By Sharon Semanie
For the Daily Call
PIQUA — Bells may have pealed upon the arrival of Pope Francis at the Basilica of Saints Peter and Paul in Philadelphia last weekend; however, it was a metal cowbell Mary Jane Karn of Piqua brought from home that resonated loudly as the popular 78-year-old pontiff passed by en route to Saturday’s Mass.
Karn, mother of seven and grandmother of 22 children, was among a contingent of Piqua parishioners from St. Mary and St. Boniface Church — along with St. Patrick Church in Troy — who traveled to the World Meeting of Families in hopes of catching a glimpse of the popular Pope as he wrapped up his six-day U.S. visit.
The cowbell, explains Karn, has appeared at numerous sporting events over the years including Piqua’s Dancing With the Stars competition. She did not expect the bell, however, to pass muster with the beefed-up security detail in Philadelphia who didn’t even allow “apples, oranges, pears or water bottles” to remain in her orange backpack as throngs of visitors entered secured areas.
A devout parishioner at St. Mary Church, Karn suggested no one complained about the added security which included the FBI, Secret Service, helicopters flying overhead, canine dogs or sharpshooters seen on rooftops because “we knew it was for the protection of the Pope.”
While Karn, relatives and friends viewed one of 30 Jumbotrons placed throughout the papal route and had the privilege of seeing Pope Francis pass by in his Popemobile, she also picked up several Pope souvenirs including shirts and medals.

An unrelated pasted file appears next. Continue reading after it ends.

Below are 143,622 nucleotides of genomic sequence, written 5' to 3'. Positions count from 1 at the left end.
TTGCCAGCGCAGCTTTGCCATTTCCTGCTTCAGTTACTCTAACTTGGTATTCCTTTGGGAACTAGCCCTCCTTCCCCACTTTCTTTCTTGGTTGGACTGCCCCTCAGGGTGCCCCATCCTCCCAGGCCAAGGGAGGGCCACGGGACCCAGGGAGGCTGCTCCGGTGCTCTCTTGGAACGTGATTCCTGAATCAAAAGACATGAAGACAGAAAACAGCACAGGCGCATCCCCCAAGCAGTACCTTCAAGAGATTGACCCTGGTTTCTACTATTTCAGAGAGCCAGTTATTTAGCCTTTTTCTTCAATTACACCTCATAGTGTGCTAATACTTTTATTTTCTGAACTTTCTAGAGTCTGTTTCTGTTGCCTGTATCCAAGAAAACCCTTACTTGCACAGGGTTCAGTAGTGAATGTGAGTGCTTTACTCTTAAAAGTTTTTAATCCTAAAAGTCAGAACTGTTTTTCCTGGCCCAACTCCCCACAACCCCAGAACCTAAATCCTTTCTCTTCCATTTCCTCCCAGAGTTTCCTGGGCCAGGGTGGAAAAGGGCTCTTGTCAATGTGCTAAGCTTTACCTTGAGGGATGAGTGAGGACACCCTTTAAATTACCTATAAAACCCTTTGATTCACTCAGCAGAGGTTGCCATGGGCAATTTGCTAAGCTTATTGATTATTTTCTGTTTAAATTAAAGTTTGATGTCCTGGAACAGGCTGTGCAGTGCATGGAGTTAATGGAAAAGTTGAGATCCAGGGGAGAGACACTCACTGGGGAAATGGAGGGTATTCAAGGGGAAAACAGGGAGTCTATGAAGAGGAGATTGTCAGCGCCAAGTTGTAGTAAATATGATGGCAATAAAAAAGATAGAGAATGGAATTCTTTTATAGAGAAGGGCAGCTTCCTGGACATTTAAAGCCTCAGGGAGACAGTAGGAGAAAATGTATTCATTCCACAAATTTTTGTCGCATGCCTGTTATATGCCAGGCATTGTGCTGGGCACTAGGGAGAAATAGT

“It (visit) exceeded my expectations,” noted an exuberant Karn. “It’s everything I dreamed it would be.
“Never in a million years did I think we’d get to receive Holy Communion (at Sunday‘s Mass),” she added, describing a multitude of priests walking down Benjamin Franklin Parkway with white umbrellas distributing communion to the faithful many whom had waited five hours or more behind barricades. “I couldn’t stop crying. It was so neat to see people of all nationalities.”
Sister Joan Clare Stewart, S.C., was among thousands of women religious who traveled to the City of Brotherly Love last weekend. “I was within 10 feet from the Holy Father as he passed by in the motorcade,” she began. “At the time I was on the street with only one line of people in front of me. I could see (him) so clearly. He was turning and waving. We were fortunate enough that he faced us. I probably looked like a nut jumping up and down. It was just wonderful.